Skip to content

Algorithmic skepticism

October 21, 2020

Assuming your cellphone can identify you in a way that isn’t easily hacked, and that there is reliable communication from it to the servers that tabulate votes, why shouldn’t it provide your voting platform? Well, there are issues. Not the least of which is that there any number of ways that your cellphone might have been infected with malware designed to alter your vote.

What is interesting is that the same set of issues are relevant to banking applications. The large differences are 1) that the harm from infiltration is personal rather than social, and 2) that your bank might provide some comfort that if you follow their recommended protocol, they will correct errors or fraud. That said, I don’t trust banking apps.

Can blockchain fix all that? Not really. But surely it is good for something?

Mind the cold water

October 20, 2020

Unsurprisingly, hibernation is not good for the brain:

Brain connections are lost when hibernating animals like bears, hedgehogs and bats bed down for their winter sleep. About 20-30% of their synapses are culled as their bodies preserve precious resources for winter. But when they awake in the spring, those connections are miraculously reformed.

A protein that seems to enable that regrowth, RBM3, also is elevated in mice that are made hypothermic. It isn’t detectable in people. Except, in those who swim in icy water. Be cautious, though, before you plunge into cold water. Not only might it kill you, but none of the research described in that article shows it actually will help you. This research still is at the level of discovering interesting biology, at the expense of helpless and disposable lab mice. There is a reason the swimmer in the photo said, “I hate swimming in ice cold water.” Kudos to the Tai Chi group, for serving as controls.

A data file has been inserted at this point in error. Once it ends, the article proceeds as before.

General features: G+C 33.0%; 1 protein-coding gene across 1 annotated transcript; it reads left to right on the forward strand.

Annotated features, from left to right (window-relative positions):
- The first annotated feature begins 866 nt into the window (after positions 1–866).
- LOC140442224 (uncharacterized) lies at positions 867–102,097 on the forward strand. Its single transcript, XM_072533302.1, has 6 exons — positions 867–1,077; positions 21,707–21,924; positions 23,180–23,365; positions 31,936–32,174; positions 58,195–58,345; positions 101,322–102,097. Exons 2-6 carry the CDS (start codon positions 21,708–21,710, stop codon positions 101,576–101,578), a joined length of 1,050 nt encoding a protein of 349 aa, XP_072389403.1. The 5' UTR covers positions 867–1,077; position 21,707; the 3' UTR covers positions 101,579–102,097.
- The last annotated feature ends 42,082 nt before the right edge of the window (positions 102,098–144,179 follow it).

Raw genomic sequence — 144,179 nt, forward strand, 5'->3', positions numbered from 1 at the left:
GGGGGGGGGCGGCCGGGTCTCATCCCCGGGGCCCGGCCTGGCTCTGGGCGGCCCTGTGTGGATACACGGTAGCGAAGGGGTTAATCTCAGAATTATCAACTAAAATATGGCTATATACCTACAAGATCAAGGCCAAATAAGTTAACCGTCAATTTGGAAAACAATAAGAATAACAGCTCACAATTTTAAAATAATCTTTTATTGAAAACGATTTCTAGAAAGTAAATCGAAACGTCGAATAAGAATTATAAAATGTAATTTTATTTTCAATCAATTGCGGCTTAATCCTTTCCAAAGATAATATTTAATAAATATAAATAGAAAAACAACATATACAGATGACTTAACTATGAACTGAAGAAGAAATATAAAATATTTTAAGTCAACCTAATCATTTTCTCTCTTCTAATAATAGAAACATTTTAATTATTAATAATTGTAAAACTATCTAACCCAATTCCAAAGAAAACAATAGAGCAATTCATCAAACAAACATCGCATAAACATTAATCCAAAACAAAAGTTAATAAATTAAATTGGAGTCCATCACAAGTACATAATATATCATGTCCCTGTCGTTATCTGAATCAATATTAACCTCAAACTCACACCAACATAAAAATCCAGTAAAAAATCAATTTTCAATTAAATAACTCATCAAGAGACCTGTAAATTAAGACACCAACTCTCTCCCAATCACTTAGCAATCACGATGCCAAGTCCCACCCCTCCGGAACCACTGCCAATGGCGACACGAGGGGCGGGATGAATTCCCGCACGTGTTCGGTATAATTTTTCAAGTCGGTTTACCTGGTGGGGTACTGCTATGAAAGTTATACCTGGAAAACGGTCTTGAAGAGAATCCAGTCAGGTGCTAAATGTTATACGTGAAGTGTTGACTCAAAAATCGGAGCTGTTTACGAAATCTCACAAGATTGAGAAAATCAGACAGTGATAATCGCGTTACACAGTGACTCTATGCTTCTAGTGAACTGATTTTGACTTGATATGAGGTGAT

Bullshit and the law

October 19, 2020

Legal proceedings have a way of exposing bullshit.

Trump went on talk radio and said of the Mueller investigation, “I’ve fully declassified everything. Everything’s been declassified. They have so much information.” Journalists, taking that seriously, went to court to get the Justice Department to release the redacted material. The Justice Department and White House lawyers responded that there was no such order. What Trump had said on talk radio was just his typical bullshit, on a talk radio show well-known for dealing in bullshit. It shouldn’t be taken seriously.

But. He is the president. When it comes to something under presidential prerogative, doesn’t his saying it make it so? This put the court in the unusual position of ordering White House counsel to go back to the president, to determine whether a) he was just bullshitting, or b) he meant to declassify that material by so saying? Do any Trumpistas want to guess what the answer will be?

A prosecutor leaving the Justice Department describes Barr’s corruptions there. It will be interesting to see what comes to light from future inspector general reports of some of that.

Update: Trump now says his public statement was bullshit, and the court should ignore it.

“Do your research!”

October 15, 2020

QAnon is one of those cults whose beliefs are so deranged (youtube), that like Scientology and those who believe in lizard people, the only serious questions raised are about the psychology and sociology of it. One of its component conspiracy theories is that Osama bin Laden wasn’t killed, and that the Obama administration staged that, including the deaths of American soldiers and killing of a body double. Yesterday, disappointed that his own Department of Justice failed to find anything to the fake unmasking scandal he once hyped, Trump touted that QAnon conspiracy theory.

It should go without saying that this kind of lie is far beyond normal behavior, far outside what we would expect from a politician on national stage or even just someone not crazed. Alas, we live in an era where that has to be said, because Trump supporters want so hard to pretend that it is mere politics that divides us. We left that behind when Trump took over their party.

Update: Savannah Guthrie went after Trump for this. Anyone who thinks his response (youtube) is anything other than a bullshitter’s evasion is themselves lost.

2020 isn’t all bad

October 14, 2020

I suspect it will be the case in future years that the world looks back at 2020 with some measure of relief. But as with all years, there also will be signal good things that happened. Many of which went not much noticed at the time. In a small patch of Arizona, the general public now can call autonomous Waymo taxis, that will take them on rides to any destination within that small area, on public roads, now with no safety driver present. Some will harp that the vehicles still aren’t completely autonomous, because: